The Dummy Men! Trailing the Afropolitan Nightmare

Discussion

Before the money, there was love

But before the money, it was tough

Then came the money through a plug

It’s a shame it ain’t enough

– Joey Bada$$ ~ Paper Trails

 

In his album earlier this year Joey Bada$$ crafted a refreshingly mature song that spoke towards the catch 22 situation that the concept of money and material capital imposes on black people’s sense of uplift (or as he puts it in an affective mode that consistently relays back to his St. Lucian heritage: the bottom that is the plantation). The conundrum being the material capacity to address the original situation of collective poverty lives in an inverse relation temporally to the immaterial love that emerges in poverty.

This kind of after-the-fact consciousness is at the heart of the politics of a global class now freely identifying as Afropolitan. A politics that has at best left itself open to, and at worst has openly applied neoliberalist frameworks of ‘development’, ‘progress’, and the usual gushing of identitarian analyses of the self. It is hoped that Vitamin D with today’s discussion will add to the already rich dialogue that has developed ( see links below for articles discussed in the pod) from a perspective informed by structural violence as explicated through the discourses of decoloniality and Afropessimism (whether old or new).

This is a polemic from two black individuals. So if this is perceived as an attack on someone who may have identified with this Afropolitan formation then that perception will have merit. Vitamin D would be much more interested in communicating with and to those ‘transnationals’ who would use these resources as an opportunity for ethical reflection and asking questions that should really be posed immediately after that reaching of the point of arrival proverbially refered to as ‘the promised land’. What did this land promise?, Has the promise been fulfilled?, Was this promise what was initially desired?, Could this land even deliver on what it did promise?,  and most importantly, should we now make the same promise to those (left?) behind us?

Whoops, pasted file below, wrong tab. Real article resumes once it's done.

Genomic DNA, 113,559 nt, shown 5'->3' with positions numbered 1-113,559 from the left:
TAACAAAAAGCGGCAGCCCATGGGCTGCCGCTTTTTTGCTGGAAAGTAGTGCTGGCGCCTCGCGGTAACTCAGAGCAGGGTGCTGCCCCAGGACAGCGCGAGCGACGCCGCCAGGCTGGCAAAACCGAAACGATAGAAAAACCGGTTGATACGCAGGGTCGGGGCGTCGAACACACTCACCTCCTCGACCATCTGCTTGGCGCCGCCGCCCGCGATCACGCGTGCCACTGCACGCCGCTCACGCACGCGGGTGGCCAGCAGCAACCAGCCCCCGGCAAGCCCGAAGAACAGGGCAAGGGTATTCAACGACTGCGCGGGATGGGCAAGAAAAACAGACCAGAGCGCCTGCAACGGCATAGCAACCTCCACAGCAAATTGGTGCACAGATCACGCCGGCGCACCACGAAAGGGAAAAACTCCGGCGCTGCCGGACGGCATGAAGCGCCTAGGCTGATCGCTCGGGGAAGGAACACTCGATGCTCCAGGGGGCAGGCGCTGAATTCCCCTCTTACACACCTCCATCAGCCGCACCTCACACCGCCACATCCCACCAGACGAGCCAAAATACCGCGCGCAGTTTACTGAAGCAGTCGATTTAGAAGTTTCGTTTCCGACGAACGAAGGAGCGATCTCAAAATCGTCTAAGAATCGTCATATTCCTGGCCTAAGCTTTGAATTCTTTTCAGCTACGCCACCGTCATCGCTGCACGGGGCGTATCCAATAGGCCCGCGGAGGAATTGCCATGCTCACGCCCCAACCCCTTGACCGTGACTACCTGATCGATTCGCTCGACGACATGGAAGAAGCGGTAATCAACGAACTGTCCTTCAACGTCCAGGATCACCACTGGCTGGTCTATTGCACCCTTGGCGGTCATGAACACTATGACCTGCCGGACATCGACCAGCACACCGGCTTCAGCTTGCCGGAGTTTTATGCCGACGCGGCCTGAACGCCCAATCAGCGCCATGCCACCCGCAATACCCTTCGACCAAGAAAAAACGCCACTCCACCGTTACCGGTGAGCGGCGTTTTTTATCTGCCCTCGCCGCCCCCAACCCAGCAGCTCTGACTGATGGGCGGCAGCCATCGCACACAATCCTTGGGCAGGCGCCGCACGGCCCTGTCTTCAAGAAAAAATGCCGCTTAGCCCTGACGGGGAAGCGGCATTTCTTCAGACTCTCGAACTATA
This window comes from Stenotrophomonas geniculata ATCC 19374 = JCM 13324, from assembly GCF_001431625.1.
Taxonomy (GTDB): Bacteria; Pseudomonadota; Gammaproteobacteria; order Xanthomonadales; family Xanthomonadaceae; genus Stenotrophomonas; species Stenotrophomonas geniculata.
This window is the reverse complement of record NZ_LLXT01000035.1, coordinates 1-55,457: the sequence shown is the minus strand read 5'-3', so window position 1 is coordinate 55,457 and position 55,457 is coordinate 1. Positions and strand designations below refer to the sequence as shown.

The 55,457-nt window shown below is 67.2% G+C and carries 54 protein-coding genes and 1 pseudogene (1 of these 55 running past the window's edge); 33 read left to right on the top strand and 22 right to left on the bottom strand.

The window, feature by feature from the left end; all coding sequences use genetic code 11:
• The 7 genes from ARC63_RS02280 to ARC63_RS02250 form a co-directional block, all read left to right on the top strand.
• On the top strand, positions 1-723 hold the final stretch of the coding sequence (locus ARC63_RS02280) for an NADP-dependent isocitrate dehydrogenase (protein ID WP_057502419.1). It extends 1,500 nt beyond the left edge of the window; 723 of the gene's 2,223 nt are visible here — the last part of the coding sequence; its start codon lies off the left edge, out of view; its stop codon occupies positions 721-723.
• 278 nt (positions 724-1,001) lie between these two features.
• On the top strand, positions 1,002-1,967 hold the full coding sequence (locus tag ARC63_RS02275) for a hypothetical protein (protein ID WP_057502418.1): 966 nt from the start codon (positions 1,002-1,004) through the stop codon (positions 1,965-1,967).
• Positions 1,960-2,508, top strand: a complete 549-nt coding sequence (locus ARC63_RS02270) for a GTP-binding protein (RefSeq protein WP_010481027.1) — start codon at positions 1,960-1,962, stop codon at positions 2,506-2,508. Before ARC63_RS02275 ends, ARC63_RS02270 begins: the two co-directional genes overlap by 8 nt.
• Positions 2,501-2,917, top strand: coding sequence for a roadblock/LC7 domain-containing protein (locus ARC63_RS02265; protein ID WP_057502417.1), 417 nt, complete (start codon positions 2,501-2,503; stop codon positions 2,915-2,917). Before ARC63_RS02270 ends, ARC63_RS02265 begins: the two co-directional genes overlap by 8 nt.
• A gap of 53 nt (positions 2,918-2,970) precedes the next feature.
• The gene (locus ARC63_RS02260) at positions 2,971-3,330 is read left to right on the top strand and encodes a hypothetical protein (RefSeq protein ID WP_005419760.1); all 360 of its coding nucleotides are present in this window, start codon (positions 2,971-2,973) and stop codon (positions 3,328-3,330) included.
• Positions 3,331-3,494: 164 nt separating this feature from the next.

To return to the (un)expected wisdom of a rapper from Bed-Stuy born barely 20 years ago who is yet intuitive enough to know not to let the necessity of dreaming freedom for the self (‘I gotta get my momma off the scene’) get in the way of discerning just what is gained and lost in that very act (‘cash ruined everything around me’).

When Afropolitans dream, are they also not slumbering? When they slumber, are they not perpetuating the nightmare for others? Here’s to a different trail entirely.

 

Links discussed in the pod :

http://africasacountry.com/why-im-not-an-afropolitan/

http://africainwords.com/2013/02/08/exorcizing-afropolitanism-binyavanga-wainaina-explains-why-i-am-a-pan-africanist-not-an-afropolitan-at-asauk-2012/

https://books.google.be/books?id=rQbiP0M5tCUC&pg=PA26&lpg=PA26&dq=mbembe+afropolitanism&source=bl&ots=QpfYVKNFfj&sig=-keRFQLmeATL3fB3ng9at_R7izQ&hl=en&sa=X&ei=zYPeUuKnILPdygPrr4DICQ#v=onepage&q=mbembe%20afropolitanism&f=false

The Many Legacies of Stuart Hall: A chat with cultural historian Dr. Daniel McNeil

Discussion

stuart hall homepage

 

This impromptu chat was recorded on the day after Stuart Hall’s passing on Tuesday the 11th of February amidst a flurry of obituaries on the influential and much celebrated postcolonial scholar, media theorist and public intellectual. Daniel and I had planned to catch up on things over the previous weekend and so when the sad news reached us on the Monday of the 10th we were still working through the loss and what Hall had meant in our respective lives; Daniel as a Black British cultural historian who excelled as an academic in the wake of the period marked by Hall’s contributions to the western academic landscape, not least of which was the short-lived Centre for Contemporary Cultural Studies at Birmingham University directed by Hall from 1968 to1979 serving as an important intellectual guidepost; and I, as a refugee several times removed from any notion of a ‘home’ and for whom the terms transnationalism, diaspora, routes and roots have exceeded their significance as merely descriptive terms of the fugee experience and taken on existential qualities.

So this largely unstructured chat on the many legacies of Hall follows as a meditation on how his words have enabled us as individuals to broaden our ethical and political thinking in a rapidly changing world. I for one have profited immensely from his theoretical interventions to help me make sense of such loaded terms as ‘globalism’, or ‘globalisation’, or the ‘global local’, not to mention his acute critique of the neoliberal logic that would come to inform mainstream politics of the last four decades. Having been introduced to his work under Daniel’s tutelage in his Media and Cultural Studies lectures when he was based at the Wilberforce Institute for the study of Slavery and Emancipation in the University of Hull this chat will also roughly cover some of Hall’s intellectual contributions with regards to media’s role in society, anti-racist rhetoric, and the institutionalisation of cultural studies, a subject of study he helped inaugurate in the 19060s.